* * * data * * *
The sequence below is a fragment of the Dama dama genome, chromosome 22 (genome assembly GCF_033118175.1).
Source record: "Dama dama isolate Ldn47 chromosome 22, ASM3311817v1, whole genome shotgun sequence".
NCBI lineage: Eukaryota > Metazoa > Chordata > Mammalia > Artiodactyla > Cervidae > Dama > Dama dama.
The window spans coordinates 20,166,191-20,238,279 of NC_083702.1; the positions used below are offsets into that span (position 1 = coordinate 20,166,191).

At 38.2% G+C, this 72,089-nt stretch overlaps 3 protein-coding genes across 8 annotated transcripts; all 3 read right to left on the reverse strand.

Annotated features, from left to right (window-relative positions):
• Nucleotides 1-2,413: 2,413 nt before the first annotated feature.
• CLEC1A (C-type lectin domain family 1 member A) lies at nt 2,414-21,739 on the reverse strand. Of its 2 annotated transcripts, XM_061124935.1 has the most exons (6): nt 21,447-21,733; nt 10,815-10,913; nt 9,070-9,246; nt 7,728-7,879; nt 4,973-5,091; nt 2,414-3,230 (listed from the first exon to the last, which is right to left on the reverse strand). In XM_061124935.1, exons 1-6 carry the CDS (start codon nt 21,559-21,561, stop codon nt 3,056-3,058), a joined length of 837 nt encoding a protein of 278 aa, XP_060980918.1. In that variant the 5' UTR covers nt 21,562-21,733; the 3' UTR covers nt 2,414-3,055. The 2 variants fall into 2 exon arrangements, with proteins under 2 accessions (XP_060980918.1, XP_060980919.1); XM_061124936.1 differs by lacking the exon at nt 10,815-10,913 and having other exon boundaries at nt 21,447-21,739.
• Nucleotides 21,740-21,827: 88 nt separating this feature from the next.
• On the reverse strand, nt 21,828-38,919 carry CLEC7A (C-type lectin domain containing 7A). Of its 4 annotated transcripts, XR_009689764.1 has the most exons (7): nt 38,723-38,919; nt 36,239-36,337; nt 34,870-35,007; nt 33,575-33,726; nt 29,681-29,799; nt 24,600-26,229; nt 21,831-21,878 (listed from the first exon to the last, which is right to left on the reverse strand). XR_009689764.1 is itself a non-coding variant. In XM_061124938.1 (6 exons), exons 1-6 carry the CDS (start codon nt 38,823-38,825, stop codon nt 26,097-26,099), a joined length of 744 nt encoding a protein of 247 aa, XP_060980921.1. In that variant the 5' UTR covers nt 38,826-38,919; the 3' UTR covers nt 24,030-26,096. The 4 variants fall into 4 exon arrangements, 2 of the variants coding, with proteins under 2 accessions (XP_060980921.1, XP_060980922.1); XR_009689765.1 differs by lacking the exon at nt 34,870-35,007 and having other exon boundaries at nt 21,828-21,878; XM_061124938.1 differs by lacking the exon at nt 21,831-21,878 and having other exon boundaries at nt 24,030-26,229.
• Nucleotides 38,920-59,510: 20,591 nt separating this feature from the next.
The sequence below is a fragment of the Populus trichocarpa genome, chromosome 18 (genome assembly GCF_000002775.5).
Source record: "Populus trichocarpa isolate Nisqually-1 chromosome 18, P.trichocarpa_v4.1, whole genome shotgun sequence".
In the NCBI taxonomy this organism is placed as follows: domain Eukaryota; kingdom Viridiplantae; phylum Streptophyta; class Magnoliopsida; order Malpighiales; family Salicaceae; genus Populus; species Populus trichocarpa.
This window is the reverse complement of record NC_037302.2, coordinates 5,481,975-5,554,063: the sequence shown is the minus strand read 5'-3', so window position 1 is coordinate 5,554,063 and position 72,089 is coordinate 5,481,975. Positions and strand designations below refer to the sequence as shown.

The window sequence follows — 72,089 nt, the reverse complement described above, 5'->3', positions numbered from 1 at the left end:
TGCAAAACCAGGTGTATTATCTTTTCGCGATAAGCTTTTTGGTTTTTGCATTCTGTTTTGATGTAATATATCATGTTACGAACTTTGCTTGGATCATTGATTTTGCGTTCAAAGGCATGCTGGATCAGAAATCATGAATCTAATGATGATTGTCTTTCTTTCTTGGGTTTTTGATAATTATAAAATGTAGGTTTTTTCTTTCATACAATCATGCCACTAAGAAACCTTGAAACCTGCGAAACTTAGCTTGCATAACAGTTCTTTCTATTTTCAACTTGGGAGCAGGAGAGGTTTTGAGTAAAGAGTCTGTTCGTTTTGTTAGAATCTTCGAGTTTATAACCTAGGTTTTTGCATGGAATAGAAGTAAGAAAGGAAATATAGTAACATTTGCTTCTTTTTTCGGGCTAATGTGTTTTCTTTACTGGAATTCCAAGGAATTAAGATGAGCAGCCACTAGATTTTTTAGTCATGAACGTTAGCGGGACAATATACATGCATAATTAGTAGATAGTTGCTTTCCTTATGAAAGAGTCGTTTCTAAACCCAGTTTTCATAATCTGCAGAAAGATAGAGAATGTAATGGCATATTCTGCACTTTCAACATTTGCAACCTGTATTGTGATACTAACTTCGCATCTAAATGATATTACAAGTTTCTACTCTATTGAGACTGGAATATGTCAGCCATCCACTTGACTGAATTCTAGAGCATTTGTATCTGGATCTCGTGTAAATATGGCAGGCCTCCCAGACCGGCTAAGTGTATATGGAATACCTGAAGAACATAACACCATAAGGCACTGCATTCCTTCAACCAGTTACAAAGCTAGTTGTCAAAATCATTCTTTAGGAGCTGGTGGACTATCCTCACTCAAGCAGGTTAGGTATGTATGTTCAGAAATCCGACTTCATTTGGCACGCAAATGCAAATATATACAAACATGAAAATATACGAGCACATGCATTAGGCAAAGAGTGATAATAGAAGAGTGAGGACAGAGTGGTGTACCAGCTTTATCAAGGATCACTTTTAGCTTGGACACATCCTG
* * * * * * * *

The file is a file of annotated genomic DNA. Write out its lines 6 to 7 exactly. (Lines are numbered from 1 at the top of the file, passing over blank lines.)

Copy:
Annotated features, from left to right (window-relative positions):
• Nucleotides 1-2,413: 2,413 nt before the first annotated feature.